Saturday, October 24, 2015

More than just the Byodoin temple at Uji (Photo-essay)

The second largest city in Kyoto Prefecture, Uji, lies just 14.44 kilometers from KyotoHome to two of the 17 properties collectively on the UNESCO World Heritage list as the historic monuments of ancient Kyoto, it's easy to get there by train from the former imperial city that was Japan's capital between the yearsr 794 and 1868.  So under normal circumstances, I'd have gone there when I based myself in Kyoto two years ago

As it so happens though, Uji's most famous attraction, the close-to-1,000-year-old Byodoin temple (an image of whose Phoenix Hall is on Japanese 5 Yen coins, while an image of a phoenix statue on the hall's roof can be seen on the 10,000 Yen note), was undergoing a one and half renovation at the time.  Consequently, it wasn't until this past September that I went and visited this pleasant locale which also is famed for being Japan's tea capital on a day trip from Osaka -- and as luck would have it, serendipitously crossed paths in the Byodoin temple's grounds with a friend from Hong Kong who's spending a year in the country! :b
 
On the way to the Byodoin temple, Puppet Ponyo paused to pose 
on the bank of the Uji River with a statue of Murasaki Shikibu
the nickname given to the anonymous author of The Tale of Genji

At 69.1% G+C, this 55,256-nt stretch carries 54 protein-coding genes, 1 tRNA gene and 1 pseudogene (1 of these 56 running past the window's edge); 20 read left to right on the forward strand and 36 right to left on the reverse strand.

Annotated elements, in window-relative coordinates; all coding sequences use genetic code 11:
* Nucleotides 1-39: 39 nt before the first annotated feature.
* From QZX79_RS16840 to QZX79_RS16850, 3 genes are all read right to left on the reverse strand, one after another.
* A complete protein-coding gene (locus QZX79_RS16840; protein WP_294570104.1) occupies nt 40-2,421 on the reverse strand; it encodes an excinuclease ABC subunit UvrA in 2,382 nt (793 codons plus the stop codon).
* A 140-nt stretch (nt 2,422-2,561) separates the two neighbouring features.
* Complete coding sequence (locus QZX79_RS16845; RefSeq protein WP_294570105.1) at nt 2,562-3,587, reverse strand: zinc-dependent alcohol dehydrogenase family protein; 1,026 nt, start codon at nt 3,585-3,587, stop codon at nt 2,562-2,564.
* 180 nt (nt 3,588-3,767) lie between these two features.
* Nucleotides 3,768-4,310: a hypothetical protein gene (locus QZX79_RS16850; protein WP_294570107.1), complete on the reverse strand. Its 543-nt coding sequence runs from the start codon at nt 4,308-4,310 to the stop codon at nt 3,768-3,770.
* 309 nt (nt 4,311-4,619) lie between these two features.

Another stop made along the way to the countryside retreat turned 
Buddhist temple was for a delicious lunch that included a bowl of 
 
One of a pair of shiny gold phoenix statues standing atop Byodoin's 
Phoenix Hall, that brought to mind Kinkakuji's gold phoenix
 
The Byodoin temple's Phoenix Hall is one of those buildings
whose many details I find amazing
 
A wide-eyed Puppet Ponyo poses with the Phoenix Hall,
which is so much wider than it is tall, thanks to having two
corridors representing wings (along with one representing the tail)
 
Photography is not allowed inside the Phoenix Hall but
in another part of the Byodoin temple, photos could be
taken of these remarkable Buddha images
 
Across the Uji River from the Byodoin temple lies its guardian shrine,
 
 Less colorful and considerably quieter than Byodoin, the Ujigami Shrine 
felt less touristy and more atmospheric  -- and, for me, is a 
"shouldn't miss" along with the far more well known Byodoin temple  :b

Friday, October 23, 2015

Noodle preferences and escalator etiquette in the Kansai versus Kanto region!

A sanuki udon ticket machine at Takamatsu
whose pictures show the many variations of the dish
that can be ordered from its noodle bar
 
This Kansai area ticket machine has an ICOCA 
payment option but fewer helpful pictures on it ;S
 
Even after I left the bastion of sanuki udon that's the island of Shikoku, I still saw plenty of udon bars on my recent Japan trip.  This was because the other section of the Land of the Rising Sun which I visited was the Kansai region (which is also known, but less commonly these days, as the Kinki region) and udon is the favorite noodle of much of this south-central part of Honshu.